While many musicians will enjoy the added sonic depths possible from programming your own sounds, there’s little doubt that a large number of Omnisphere 2 users will be content simply exploring the list of over 12,000 sounds included with the instrument.
New Soundsource content, which accounts for most of the 20GB download, includes extra ‘Psychoacoustic’ samples, Circuit Bent Soundsocurces and wealth of melodic phrases that are perfect fodder for the Granular engine.
In addition to the new patches in the familiar Omnisphere style (organic, abstract, pulsing and so on) it’s also pleasing to note a new Spotlight EDM library that demonstrates just how contemporary Omnisphere 2’s synth engine can sound.
Of course, having a patch library of over 12,000 sounds can be both a blessing and curse, so it’s interesting to note just how much effort has been expended in the Patch Browsing functionality.
This is immediately noticeable in the Mini Browser than populates the left-hand side of Omnisphere 2’s interface, which makes browsing far quicker than before. The full-sized browser has also been tweaked, with improved sound organization and a great new Sound Match feature that lets you find similar sounds quickly and easily.
One of the more intriguing and creative developments in the Patch Browser has to be the Sound Lock feature. Sound Lock works by preserving an aspect of a patch – like the Arpeggiator, Envelopes or Mod Matrix – while you browse alternative sounds.
It could be, for example, that you like the movement in one of the ARP+BPM patches, but want to explore different timbres and Soundsources applied to the same Arp/Envelope settings. Sound Lock, therefore, is a great way of creating hybrid patches with just a few mouse clicks, and a useful means of negating the ‘train spotter’ effect where other musicians and producers spot Omnisphere presets in your music!
Adding to an already well-stocked collection of effects, Omnisphere 2 now features 25 additional effect modules, brining the current total to 58 modules.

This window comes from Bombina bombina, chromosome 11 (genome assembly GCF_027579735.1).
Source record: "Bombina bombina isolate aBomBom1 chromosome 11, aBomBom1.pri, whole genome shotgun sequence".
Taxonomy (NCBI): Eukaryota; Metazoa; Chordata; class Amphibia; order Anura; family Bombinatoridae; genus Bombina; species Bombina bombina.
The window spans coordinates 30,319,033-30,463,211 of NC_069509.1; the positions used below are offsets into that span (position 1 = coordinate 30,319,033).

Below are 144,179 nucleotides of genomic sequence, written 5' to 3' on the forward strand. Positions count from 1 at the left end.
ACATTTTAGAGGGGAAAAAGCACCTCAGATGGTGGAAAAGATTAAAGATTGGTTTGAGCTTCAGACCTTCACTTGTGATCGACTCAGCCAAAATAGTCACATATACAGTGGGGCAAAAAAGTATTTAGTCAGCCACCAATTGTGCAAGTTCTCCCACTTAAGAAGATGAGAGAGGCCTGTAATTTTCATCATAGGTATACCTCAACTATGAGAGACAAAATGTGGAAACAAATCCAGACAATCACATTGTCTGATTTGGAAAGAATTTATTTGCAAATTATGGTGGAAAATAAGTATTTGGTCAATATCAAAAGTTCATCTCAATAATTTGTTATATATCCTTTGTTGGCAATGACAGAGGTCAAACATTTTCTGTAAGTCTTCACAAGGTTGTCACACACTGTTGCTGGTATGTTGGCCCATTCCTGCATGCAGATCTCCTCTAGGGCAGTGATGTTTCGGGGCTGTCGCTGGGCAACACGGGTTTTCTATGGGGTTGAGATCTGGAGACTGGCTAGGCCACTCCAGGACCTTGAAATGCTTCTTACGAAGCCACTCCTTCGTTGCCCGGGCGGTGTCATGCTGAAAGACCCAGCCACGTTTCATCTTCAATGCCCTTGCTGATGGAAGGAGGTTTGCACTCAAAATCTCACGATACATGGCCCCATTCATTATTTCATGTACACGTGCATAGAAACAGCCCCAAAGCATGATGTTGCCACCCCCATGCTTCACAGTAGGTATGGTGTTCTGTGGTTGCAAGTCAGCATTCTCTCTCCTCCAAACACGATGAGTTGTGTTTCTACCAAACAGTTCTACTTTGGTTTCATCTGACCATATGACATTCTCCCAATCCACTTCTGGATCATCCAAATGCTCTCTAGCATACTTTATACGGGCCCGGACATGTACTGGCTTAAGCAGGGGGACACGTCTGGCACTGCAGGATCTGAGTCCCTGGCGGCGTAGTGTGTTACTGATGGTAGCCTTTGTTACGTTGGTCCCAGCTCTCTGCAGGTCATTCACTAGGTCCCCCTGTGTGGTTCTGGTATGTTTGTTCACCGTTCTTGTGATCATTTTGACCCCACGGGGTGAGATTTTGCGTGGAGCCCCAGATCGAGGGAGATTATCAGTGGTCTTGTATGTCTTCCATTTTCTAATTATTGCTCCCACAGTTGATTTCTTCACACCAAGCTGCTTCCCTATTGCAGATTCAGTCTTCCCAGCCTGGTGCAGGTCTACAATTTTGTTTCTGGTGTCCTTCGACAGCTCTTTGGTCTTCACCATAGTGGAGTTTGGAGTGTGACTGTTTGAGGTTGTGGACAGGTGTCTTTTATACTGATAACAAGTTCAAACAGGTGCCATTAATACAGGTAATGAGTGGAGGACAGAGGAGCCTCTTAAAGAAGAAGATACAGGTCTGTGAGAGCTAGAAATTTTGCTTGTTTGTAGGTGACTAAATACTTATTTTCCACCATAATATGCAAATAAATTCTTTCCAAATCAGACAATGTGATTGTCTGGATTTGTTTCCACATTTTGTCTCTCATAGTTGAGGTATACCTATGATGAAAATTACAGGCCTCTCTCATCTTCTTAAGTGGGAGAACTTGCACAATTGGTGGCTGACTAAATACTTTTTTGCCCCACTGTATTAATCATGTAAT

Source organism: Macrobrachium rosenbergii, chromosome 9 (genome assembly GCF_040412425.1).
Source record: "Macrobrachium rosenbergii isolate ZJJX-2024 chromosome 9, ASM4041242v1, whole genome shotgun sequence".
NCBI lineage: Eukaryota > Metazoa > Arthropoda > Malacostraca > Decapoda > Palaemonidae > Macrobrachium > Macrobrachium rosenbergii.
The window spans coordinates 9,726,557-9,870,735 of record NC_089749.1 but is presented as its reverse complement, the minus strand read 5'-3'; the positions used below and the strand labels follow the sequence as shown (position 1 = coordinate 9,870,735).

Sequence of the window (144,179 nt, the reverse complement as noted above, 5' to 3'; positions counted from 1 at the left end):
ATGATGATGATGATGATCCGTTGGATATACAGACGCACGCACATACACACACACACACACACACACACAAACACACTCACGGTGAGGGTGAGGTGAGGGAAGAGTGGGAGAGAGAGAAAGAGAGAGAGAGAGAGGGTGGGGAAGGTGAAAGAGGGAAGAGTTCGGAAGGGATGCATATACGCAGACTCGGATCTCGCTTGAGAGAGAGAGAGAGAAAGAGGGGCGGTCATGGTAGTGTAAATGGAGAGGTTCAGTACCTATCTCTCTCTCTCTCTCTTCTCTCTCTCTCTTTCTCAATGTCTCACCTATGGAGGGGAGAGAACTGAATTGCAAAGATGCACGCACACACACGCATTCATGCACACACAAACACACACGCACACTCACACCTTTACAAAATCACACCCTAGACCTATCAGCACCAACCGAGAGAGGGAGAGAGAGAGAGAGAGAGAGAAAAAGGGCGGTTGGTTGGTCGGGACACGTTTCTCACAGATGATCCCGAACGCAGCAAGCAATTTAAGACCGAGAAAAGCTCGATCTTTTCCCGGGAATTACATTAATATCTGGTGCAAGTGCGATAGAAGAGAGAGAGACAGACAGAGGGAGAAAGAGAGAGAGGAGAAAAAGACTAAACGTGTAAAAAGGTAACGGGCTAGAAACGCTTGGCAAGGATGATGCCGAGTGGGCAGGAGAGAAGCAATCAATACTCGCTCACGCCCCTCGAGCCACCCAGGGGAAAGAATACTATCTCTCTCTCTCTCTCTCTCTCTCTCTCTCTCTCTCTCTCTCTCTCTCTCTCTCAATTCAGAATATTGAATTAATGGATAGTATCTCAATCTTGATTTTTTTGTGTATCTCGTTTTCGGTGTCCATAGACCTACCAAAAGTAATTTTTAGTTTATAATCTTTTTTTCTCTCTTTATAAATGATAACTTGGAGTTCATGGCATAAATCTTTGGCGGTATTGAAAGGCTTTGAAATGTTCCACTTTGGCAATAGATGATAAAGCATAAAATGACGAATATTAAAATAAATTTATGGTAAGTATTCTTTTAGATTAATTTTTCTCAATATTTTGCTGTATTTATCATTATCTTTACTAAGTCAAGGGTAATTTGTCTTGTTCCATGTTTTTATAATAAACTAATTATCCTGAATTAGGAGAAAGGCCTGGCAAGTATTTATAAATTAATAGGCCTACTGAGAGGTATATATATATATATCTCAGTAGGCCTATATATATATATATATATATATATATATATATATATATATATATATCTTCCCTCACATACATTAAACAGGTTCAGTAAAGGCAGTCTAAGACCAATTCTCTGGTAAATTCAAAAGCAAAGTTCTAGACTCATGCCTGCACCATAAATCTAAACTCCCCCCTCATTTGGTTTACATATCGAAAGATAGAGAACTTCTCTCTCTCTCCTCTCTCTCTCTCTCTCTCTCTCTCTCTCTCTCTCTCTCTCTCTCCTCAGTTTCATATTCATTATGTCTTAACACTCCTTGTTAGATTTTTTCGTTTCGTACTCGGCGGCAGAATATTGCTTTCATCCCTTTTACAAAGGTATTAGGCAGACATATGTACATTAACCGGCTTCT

New models include a wealth of extra distortion and amp modelling effects, some vintage phasers, flangers and a chorus unit, as well as some more contemporary offerings in the form of Quad Resonators and Innerspace. The Innerspace works as a form of ‘textural’ impulse response processor, imposing the characteristics of a wealth of samples (like Coin Dropper, or Electric Power Tower) on the output of Omnisphere.
Ultimately, there’s far more included in the Omnisphere 2 upgrade than we could possibly hope to cover, so it’s well worth looking at the new features list online to see what’s also on offer.
Almost every part of Omnisphere has been revised, tweaked or expanded in some way, with often seemingly simple transformations having a profound impact on what Omnisphere 2 can offer. From the Arpeggiator’s new Note Transposition features, through to expanded set of Modulation options, Omnisphere 2 simply exudes creative potential!
Having developed one of the most feature-rich virtual instruments ever produced, it would be fair to say that Spectrasonics had their work cut out trying to improve on the original Omnisphere.
More than a means of extracting a $249 upgrade fee from its users, Omnisphere 2 is root and branch rethink, a ‘wouldn’t it be great if…’ brainstorm that’s delivered an instrument that’s never sounded better, nor offered a greater amount of creative potential.
If nothing else, Omnisphere 2 is proof that Spectrasonics love Omnisphere just as much as we do, and that its unique blend of electronic and psychoacoustic sound is here to stay!
Even 7 years after the release of the original Omnisphere, it’s a telling sign that a stream of new instruments and sample libraries seek to sell themselves as ‘the ultimate Omnisphere killer’.
While some developers have got close to Spectrasonics’ greatness, there’s little doubt that revitalised Omnisphere will arguably set a new gold standard for the next five years – an instrument that many developers will seek to emulate, but few will succeed in equalling.
Thanks to some genuinely innovative features, not to mention a wealth of extra sonic material to play with, it’s hard to imagine any software instrument delivering the same breadth and sheer sonic excellence as Omnisphere 2.
Omnisphere 2 Verdict
+ Exhaustive upgrade
+ Expanded synthesis options
+ Audio file import
+ More FX units
– Might take a lifetime to explore!
A superb upgrade on one of the finest virtual instruments money can buy. Omnisphere 2 oozes class and sophistication and should be an essential purchase for all.